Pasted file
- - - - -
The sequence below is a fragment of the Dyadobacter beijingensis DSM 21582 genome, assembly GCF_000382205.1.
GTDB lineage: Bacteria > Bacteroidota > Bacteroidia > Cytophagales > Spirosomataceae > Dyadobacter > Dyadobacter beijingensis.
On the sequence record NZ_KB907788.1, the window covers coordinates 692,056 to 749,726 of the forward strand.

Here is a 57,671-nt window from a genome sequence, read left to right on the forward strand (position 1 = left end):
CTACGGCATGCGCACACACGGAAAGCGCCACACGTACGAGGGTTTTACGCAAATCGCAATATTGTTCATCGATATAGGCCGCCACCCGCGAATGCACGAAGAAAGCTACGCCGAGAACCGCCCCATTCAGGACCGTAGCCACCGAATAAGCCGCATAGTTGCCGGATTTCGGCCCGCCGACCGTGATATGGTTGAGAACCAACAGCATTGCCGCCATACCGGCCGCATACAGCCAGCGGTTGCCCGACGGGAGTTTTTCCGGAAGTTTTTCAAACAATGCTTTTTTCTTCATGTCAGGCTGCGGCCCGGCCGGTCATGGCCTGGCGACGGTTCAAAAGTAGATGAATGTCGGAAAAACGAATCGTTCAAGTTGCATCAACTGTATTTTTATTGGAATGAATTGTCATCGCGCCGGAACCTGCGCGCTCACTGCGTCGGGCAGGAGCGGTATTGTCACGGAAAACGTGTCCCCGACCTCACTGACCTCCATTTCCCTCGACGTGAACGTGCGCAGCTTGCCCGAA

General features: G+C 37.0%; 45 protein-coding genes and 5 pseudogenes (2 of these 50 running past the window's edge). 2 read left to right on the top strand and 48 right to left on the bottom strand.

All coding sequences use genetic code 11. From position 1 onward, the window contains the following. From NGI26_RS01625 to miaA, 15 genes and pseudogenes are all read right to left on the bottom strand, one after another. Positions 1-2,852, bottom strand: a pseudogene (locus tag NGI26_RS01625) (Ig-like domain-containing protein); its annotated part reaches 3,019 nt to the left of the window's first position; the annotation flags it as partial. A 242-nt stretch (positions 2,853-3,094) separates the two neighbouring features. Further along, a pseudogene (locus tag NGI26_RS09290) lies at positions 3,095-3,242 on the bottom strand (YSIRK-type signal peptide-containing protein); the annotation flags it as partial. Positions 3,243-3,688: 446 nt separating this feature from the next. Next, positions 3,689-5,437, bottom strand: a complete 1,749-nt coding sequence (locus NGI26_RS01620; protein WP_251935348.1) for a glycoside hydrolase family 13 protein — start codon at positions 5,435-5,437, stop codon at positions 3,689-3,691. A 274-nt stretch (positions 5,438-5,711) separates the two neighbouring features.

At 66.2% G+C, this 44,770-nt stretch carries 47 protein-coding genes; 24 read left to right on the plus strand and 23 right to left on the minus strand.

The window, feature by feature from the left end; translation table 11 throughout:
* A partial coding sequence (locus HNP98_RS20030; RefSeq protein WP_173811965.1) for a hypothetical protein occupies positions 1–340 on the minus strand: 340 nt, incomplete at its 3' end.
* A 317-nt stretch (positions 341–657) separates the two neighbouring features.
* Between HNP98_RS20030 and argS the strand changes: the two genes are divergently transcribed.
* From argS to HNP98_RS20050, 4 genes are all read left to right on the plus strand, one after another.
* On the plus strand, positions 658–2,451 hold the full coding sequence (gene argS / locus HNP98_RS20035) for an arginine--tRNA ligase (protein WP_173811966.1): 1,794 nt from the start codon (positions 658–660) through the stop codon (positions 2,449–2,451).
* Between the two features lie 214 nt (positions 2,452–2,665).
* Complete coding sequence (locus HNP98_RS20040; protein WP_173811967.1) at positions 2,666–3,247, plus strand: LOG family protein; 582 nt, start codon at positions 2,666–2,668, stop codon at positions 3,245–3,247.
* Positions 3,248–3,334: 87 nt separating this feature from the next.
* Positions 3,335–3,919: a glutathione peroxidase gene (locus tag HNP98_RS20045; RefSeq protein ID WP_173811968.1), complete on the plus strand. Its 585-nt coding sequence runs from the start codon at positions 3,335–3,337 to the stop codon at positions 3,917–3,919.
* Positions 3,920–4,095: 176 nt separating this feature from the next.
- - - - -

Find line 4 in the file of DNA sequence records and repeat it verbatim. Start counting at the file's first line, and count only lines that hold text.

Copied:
Here is a 57,671-nt window from a genome sequence, read left to right on the forward strand (position 1 = left end):